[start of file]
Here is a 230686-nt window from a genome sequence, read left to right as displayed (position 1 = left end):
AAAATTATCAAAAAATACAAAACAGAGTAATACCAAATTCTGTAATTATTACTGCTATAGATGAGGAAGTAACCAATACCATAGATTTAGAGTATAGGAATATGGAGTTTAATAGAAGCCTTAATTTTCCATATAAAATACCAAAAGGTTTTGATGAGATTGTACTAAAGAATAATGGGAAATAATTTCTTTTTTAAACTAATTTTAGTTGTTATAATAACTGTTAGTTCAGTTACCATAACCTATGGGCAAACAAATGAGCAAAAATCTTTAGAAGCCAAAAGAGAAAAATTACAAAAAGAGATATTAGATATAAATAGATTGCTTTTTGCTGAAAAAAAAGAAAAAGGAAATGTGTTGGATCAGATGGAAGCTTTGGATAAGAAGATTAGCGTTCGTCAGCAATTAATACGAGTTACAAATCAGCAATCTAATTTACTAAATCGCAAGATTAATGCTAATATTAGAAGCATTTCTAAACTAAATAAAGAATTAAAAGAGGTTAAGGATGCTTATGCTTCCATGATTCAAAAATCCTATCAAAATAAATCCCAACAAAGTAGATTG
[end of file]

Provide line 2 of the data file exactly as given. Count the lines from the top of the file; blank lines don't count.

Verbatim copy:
AAAATTATCAAAAAATACAAAACAGAGTAATACCAAATTCTGTAATTATTACTGCTATAGATGAGGAAGTAACCAATACCATAGATTTAGAGTATAGGAATATGGAGTTTAATAGAAGCCTTAATTTTCCATATAAAATACCAAAAGGTTTTGATGAGATTGTACTAAAGAATAATGGGAAATAATTTCTTTTTTAAACTAATTTTAGTTGTTATAATAACTGTTAGTTCAGTTACCATAACCTATGGGCAAACAAATGAGCAAAAATCTTTAGAAGCCAAAAGAGAAAAATTACAAAAAGAGATATTAGATATAAATAGATTGCTTTTTGCTGAAAAAAAAGAAAAAGGAAATGTGTTGGATCAGATGGAAGCTTTGGATAAGAAGATTAGCGTTCGTCAGCAATTAATACGAGTTACAAATCAGCAATCTAATTTACTAAATCGCAAGATTAATGCTAATATTAGAAGCATTTCTAAACTAAATAAAGAATTAAAAGAGGTTAAGGATGCTTATGCTTCCATGATTCAAAAATCCTATCAAAATAAATCCCAACAAAGTAGATTG